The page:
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When a check is returned for nonsufficient funds (NSF), state laws, which vary by state, govern the civil and criminal penalties that may be imposed. The guilty party is usually the person who wrote the check, but it could also be the person who fraudulently passed it on, or even a third party who endorsed and passed the check on to another. Civil penalties may include dollar limits on the amount of NSF charges the bank may impose, such as attorney fees, court costs, service costs, collection costs, and processing charges.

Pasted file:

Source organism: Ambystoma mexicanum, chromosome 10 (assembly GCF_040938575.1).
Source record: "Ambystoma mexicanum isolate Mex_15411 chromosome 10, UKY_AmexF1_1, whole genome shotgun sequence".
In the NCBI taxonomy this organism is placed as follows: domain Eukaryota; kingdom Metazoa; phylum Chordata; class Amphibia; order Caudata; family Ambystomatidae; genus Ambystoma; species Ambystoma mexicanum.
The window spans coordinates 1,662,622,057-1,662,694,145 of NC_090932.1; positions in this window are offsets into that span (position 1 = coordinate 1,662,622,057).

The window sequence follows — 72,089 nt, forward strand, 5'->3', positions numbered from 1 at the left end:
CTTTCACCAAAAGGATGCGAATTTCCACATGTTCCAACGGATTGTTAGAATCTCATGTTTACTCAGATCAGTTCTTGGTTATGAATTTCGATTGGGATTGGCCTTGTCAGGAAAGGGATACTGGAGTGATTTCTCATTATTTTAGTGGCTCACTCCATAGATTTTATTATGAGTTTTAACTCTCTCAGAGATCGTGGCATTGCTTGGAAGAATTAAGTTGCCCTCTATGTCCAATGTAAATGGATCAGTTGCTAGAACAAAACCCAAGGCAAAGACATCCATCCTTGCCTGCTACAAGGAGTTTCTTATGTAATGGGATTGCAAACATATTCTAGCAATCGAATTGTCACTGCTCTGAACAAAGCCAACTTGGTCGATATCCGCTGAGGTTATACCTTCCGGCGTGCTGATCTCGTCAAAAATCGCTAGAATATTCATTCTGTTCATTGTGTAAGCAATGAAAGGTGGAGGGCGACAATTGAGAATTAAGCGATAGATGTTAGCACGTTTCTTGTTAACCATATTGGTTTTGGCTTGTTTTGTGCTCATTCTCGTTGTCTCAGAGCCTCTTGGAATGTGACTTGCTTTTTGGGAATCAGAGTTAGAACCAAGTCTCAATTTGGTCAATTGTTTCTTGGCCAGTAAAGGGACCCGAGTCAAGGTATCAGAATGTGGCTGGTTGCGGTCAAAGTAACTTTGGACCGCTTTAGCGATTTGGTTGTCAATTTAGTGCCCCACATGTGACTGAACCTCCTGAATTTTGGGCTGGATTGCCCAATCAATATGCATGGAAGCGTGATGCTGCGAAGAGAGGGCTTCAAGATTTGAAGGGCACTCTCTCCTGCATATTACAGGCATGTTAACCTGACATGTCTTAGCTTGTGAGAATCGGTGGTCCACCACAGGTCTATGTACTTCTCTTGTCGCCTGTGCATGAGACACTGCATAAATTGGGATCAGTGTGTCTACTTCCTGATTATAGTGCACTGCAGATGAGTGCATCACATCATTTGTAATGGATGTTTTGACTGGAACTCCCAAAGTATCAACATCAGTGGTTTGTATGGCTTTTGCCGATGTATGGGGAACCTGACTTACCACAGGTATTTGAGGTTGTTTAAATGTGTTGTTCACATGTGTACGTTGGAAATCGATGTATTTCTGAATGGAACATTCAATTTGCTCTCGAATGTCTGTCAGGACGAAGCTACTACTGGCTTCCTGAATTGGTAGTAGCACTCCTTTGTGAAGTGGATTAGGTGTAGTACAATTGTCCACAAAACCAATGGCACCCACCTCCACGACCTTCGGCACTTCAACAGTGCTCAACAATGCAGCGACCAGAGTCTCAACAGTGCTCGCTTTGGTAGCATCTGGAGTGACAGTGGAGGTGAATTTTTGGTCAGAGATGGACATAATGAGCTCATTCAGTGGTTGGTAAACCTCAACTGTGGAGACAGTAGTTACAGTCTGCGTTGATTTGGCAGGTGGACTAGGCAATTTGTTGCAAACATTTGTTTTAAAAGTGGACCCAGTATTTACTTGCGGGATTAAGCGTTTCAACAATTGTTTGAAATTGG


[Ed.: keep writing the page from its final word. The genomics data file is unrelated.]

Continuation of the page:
State criminal laws define whether the writing of a bad check is a misdemeanor or felony and set forth the maximum penalties, which include fines and/or jail time, which may be imposed. State laws also define any notice requirements which must be met by the bank before penalties may be imposed.